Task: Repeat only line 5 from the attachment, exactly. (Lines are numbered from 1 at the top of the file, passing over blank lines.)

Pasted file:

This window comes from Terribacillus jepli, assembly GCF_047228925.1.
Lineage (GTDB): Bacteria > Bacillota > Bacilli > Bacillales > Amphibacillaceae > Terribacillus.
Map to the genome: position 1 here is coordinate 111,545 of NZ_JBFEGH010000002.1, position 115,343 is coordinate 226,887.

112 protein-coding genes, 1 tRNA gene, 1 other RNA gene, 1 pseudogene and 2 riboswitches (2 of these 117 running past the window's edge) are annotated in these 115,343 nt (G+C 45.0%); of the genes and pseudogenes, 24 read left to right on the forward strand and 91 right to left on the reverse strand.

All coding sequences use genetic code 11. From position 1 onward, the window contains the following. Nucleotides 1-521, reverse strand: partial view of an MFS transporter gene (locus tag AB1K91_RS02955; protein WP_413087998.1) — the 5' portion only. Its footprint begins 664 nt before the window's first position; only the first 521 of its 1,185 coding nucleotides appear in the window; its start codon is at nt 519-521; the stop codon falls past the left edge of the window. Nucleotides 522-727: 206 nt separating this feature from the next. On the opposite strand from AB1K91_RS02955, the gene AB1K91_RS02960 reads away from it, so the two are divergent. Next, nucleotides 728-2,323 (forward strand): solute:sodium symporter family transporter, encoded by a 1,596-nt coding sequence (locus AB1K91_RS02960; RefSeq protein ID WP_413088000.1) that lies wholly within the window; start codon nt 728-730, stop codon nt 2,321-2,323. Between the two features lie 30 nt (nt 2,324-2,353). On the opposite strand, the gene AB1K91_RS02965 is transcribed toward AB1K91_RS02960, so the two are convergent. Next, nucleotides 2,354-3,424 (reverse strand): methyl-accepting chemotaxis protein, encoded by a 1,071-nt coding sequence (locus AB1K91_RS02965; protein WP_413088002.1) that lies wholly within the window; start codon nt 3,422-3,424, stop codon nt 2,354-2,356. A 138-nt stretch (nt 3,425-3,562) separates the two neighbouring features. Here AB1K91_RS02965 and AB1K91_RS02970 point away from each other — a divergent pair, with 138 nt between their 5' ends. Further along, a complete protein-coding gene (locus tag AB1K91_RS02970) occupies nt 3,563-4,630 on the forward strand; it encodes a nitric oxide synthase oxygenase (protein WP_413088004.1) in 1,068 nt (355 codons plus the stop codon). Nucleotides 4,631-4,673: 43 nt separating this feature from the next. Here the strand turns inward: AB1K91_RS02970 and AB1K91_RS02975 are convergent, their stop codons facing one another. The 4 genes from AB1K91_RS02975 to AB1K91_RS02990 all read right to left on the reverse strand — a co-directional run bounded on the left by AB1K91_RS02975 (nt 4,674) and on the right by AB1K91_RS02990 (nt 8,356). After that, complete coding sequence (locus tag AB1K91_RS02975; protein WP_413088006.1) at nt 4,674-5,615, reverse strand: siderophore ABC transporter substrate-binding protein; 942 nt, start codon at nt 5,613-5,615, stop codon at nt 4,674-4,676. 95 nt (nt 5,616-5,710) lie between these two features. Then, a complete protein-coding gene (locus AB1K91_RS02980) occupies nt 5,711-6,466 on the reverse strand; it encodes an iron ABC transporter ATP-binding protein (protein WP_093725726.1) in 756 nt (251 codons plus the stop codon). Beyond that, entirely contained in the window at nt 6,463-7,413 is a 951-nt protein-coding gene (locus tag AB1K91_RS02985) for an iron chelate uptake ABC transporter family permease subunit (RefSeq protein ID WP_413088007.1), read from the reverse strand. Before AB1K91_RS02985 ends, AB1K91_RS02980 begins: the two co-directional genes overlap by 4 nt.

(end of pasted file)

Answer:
All coding sequences use genetic code 11. From position 1 onward, the window contains the following. Nucleotides 1-521, reverse strand: partial view of an MFS transporter gene (locus tag AB1K91_RS02955; protein WP_413087998.1) — the 5' portion only. Its footprint begins 664 nt before the window's first position; only the first 521 of its 1,185 coding nucleotides appear in the window; its start codon is at nt 519-521; the stop codon falls past the left edge of the window. Nucleotides 522-727: 206 nt separating this feature from the next. On the opposite strand from AB1K91_RS02955, the gene AB1K91_RS02960 reads away from it, so the two are divergent. Next, nucleotides 728-2,323 (forward strand): solute:sodium symporter family transporter, encoded by a 1,596-nt coding sequence (locus AB1K91_RS02960; RefSeq protein ID WP_413088000.1) that lies wholly within the window; start codon nt 728-730, stop codon nt 2,321-2,323. Between the two features lie 30 nt (nt 2,324-2,353). On the opposite strand, the gene AB1K91_RS02965 is transcribed toward AB1K91_RS02960, so the two are convergent. Next, nucleotides 2,354-3,424 (reverse strand): methyl-accepting chemotaxis protein, encoded by a 1,071-nt coding sequence (locus AB1K91_RS02965; protein WP_413088002.1) that lies wholly within the window; start codon nt 3,422-3,424, stop codon nt 2,354-2,356. A 138-nt stretch (nt 3,425-3,562) separates the two neighbouring features. Here AB1K91_RS02965 and AB1K91_RS02970 point away from each other — a divergent pair, with 138 nt between their 5' ends. Further along, a complete protein-coding gene (locus tag AB1K91_RS02970) occupies nt 3,563-4,630 on the forward strand; it encodes a nitric oxide synthase oxygenase (protein WP_413088004.1) in 1,068 nt (355 codons plus the stop codon). Nucleotides 4,631-4,673: 43 nt separating this feature from the next. Here the strand turns inward: AB1K91_RS02970 and AB1K91_RS02975 are convergent, their stop codons facing one another. The 4 genes from AB1K91_RS02975 to AB1K91_RS02990 all read right to left on the reverse strand — a co-directional run bounded on the left by AB1K91_RS02975 (nt 4,674) and on the right by AB1K91_RS02990 (nt 8,356). After that, complete coding sequence (locus tag AB1K91_RS02975; protein WP_413088006.1) at nt 4,674-5,615, reverse strand: siderophore ABC transporter substrate-binding protein; 942 nt, start codon at nt 5,613-5,615, stop codon at nt 4,674-4,676. 95 nt (nt 5,616-5,710) lie between these two features. Then, a complete protein-coding gene (locus AB1K91_RS02980) occupies nt 5,711-6,466 on the reverse strand; it encodes an iron ABC transporter ATP-binding protein (protein WP_093725726.1) in 756 nt (251 codons plus the stop codon). Beyond that, entirely contained in the window at nt 6,463-7,413 is a 951-nt protein-coding gene (locus tag AB1K91_RS02985) for an iron chelate uptake ABC transporter family permease subunit (RefSeq protein ID WP_413088007.1), read from the reverse strand. Before AB1K91_RS02985 ends, AB1K91_RS02980 begins: the two co-directional genes overlap by 4 nt.